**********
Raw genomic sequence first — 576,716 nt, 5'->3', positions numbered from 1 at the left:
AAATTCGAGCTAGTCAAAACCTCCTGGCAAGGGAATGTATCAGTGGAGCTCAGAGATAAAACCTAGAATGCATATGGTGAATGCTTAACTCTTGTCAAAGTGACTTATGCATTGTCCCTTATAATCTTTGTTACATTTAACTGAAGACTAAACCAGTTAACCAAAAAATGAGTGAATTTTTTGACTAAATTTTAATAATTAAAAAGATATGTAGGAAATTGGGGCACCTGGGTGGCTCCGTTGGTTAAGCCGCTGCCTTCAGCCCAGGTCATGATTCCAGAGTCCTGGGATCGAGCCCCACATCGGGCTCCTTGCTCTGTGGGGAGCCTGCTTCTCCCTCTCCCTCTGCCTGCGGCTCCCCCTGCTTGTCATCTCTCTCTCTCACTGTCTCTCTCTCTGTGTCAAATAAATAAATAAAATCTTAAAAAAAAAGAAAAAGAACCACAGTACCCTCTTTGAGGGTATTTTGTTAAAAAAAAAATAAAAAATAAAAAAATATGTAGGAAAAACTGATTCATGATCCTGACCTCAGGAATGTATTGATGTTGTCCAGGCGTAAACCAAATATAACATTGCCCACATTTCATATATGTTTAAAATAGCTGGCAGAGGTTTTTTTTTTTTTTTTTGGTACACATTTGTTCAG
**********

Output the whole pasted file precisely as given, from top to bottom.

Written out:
Raw genomic sequence first — 576,716 nt, 5'->3', positions numbered from 1 at the left:
AAATTCGAGCTAGTCAAAACCTCCTGGCAAGGGAATGTATCAGTGGAGCTCAGAGATAAAACCTAGAATGCATATGGTGAATGCTTAACTCTTGTCAAAGTGACTTATGCATTGTCCCTTATAATCTTTGTTACATTTAACTGAAGACTAAACCAGTTAACCAAAAAATGAGTGAATTTTTTGACTAAATTTTAATAATTAAAAAGATATGTAGGAAATTGGGGCACCTGGGTGGCTCCGTTGGTTAAGCCGCTGCCTTCAGCCCAGGTCATGATTCCAGAGTCCTGGGATCGAGCCCCACATCGGGCTCCTTGCTCTGTGGGGAGCCTGCTTCTCCCTCTCCCTCTGCCTGCGGCTCCCCCTGCTTGTCATCTCTCTCTCTCACTGTCTCTCTCTCTGTGTCAAATAAATAAATAAAATCTTAAAAAAAAAGAAAAAGAACCACAGTACCCTCTTTGAGGGTATTTTGTTAAAAAAAAAATAAAAAATAAAAAAATATGTAGGAAAAACTGATTCATGATCCTGACCTCAGGAATGTATTGATGTTGTCCAGGCGTAAACCAAATATAACATTGCCCACATTTCATATATGTTTAAAATAGCTGGCAGAGGTTTTTTTTTTTTTTTTTGGTACACATTTGTTCAG